Recently, an N-terminal fragment of huntingtin was localized to neuronal intranuclear inclusions (NII), presumed to cause cellular dysfunction, and to inclusions in dystrophic neurites (IDN) in the neostriatum and neocortex of Huntington disease (HD) patients. In the present immunohistochemical study of autopsy brain of 2 juvenile-onset HD patients, 5 HD patients with adult- onset, and 5 controls, NII and IDN as stained with both N-terminal antiserum to huntingtin and ubiquitin antiserum were detected in the HD neostriatum, neocortex, and allocortex, but not in the HD pallidum, cerebellum, and substantia nigra nor in control brain. The frequency of NII in the HD neocortex was highest in the juvenile patients. Within the allocortex, NII and IDN were found in the entorhinal region, subiculum, and pyramidal cell layer of Ammon's horn. N-terminal huntingtin antiserum also labeled intranuclear granular structures adjacent to the neuronal nuclear membrane in 5 HD patients, one control with idiopathic epilepsy, and one with Alzheimer disease. Our results show that NII formation in HD involves the allocortex in addition to the neostriatum and neocortex. The development of NII in the neocortex and allocortex in HD brain might contribute to the emergence of the cognitive and behavioral symptoms of the disease.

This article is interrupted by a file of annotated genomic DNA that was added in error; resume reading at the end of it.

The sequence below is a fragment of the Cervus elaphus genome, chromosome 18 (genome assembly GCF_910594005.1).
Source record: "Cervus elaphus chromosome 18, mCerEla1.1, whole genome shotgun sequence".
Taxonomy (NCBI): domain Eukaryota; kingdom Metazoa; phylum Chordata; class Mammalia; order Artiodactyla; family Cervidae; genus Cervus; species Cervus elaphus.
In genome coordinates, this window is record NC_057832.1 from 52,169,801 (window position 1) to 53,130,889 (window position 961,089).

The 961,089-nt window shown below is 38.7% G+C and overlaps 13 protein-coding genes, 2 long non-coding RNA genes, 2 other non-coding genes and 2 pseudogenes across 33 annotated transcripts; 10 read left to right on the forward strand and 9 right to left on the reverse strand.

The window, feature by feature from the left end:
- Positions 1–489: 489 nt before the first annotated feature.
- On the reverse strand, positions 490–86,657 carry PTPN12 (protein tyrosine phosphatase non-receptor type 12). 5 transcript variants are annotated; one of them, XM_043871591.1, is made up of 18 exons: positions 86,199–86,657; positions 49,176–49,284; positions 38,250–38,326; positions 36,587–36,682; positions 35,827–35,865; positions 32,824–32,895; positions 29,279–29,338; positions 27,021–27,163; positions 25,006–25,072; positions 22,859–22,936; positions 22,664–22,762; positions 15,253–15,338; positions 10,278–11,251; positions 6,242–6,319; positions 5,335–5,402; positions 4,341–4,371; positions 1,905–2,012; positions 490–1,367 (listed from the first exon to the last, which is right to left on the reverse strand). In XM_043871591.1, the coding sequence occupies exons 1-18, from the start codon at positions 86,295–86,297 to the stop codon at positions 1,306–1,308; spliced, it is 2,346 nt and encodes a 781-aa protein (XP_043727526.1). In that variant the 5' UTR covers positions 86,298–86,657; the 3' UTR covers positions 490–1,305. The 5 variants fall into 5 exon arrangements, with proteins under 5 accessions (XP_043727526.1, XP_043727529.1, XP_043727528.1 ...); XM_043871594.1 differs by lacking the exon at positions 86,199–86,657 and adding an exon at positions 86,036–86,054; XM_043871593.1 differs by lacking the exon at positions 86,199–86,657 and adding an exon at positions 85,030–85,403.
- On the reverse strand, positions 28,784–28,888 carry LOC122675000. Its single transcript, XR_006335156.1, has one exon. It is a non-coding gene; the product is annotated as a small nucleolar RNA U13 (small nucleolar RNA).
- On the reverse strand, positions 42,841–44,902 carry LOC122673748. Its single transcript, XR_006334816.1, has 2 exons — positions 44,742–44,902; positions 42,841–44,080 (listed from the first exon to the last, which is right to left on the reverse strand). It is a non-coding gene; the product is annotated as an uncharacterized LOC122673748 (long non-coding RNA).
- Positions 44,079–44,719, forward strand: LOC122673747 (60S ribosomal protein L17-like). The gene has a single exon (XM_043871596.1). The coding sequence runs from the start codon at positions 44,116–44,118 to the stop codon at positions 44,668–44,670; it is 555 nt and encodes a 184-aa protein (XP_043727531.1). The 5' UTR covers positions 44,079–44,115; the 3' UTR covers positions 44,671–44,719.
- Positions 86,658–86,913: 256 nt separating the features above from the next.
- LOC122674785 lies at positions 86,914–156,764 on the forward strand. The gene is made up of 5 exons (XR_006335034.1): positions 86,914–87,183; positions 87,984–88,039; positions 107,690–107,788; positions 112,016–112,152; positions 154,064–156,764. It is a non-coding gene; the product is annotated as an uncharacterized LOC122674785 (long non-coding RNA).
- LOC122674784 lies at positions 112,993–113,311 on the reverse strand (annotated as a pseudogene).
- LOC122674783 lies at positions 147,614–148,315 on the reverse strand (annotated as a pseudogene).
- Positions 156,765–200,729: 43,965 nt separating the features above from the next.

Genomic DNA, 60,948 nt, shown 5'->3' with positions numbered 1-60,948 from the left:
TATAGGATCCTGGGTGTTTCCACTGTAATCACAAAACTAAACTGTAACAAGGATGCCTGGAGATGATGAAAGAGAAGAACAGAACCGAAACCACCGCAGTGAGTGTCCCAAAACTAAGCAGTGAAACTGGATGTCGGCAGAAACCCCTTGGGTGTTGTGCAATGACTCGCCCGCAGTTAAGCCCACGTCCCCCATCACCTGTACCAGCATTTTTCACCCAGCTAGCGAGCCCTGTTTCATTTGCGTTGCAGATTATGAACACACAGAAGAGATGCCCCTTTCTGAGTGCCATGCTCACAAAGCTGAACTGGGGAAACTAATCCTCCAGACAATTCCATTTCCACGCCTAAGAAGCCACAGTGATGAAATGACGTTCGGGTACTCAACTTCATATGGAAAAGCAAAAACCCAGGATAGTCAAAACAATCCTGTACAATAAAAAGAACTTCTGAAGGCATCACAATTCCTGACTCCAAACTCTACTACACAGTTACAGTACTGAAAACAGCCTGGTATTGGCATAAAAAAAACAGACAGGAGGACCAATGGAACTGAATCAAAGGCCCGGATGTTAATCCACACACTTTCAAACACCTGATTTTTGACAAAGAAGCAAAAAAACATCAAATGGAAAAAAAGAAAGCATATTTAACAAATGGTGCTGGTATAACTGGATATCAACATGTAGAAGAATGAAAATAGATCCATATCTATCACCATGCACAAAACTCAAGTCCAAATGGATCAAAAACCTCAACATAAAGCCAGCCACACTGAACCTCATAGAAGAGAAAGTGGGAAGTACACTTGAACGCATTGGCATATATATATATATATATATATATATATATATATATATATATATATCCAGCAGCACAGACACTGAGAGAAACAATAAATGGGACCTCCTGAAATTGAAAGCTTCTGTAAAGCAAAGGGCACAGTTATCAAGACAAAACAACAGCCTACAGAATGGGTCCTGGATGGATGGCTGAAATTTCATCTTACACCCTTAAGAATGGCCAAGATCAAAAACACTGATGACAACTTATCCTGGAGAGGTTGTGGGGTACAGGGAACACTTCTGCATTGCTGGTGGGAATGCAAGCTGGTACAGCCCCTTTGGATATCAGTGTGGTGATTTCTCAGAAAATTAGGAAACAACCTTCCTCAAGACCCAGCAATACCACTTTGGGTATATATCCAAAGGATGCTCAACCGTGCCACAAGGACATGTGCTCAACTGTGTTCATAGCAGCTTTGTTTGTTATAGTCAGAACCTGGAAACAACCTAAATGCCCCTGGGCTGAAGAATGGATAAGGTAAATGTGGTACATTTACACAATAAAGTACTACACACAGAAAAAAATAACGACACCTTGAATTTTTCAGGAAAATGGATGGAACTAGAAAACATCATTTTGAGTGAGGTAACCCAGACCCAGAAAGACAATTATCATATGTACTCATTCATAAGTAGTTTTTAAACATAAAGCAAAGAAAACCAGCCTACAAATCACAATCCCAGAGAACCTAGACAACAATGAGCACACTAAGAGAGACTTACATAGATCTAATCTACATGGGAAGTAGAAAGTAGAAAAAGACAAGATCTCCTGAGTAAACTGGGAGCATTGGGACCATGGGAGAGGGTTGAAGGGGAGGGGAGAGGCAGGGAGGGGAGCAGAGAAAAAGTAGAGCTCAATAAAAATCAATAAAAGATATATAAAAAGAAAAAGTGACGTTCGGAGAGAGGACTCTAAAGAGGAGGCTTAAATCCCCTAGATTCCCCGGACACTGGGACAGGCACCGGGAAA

|Number of pages||9|
|Journal||Journal of Neuropathology and Experimental Neurology|
|Publication status||Published - 1 Jan 1999|
- Dystrophic neurites
- Huntington disease
- Neuronal intranuclear inclusions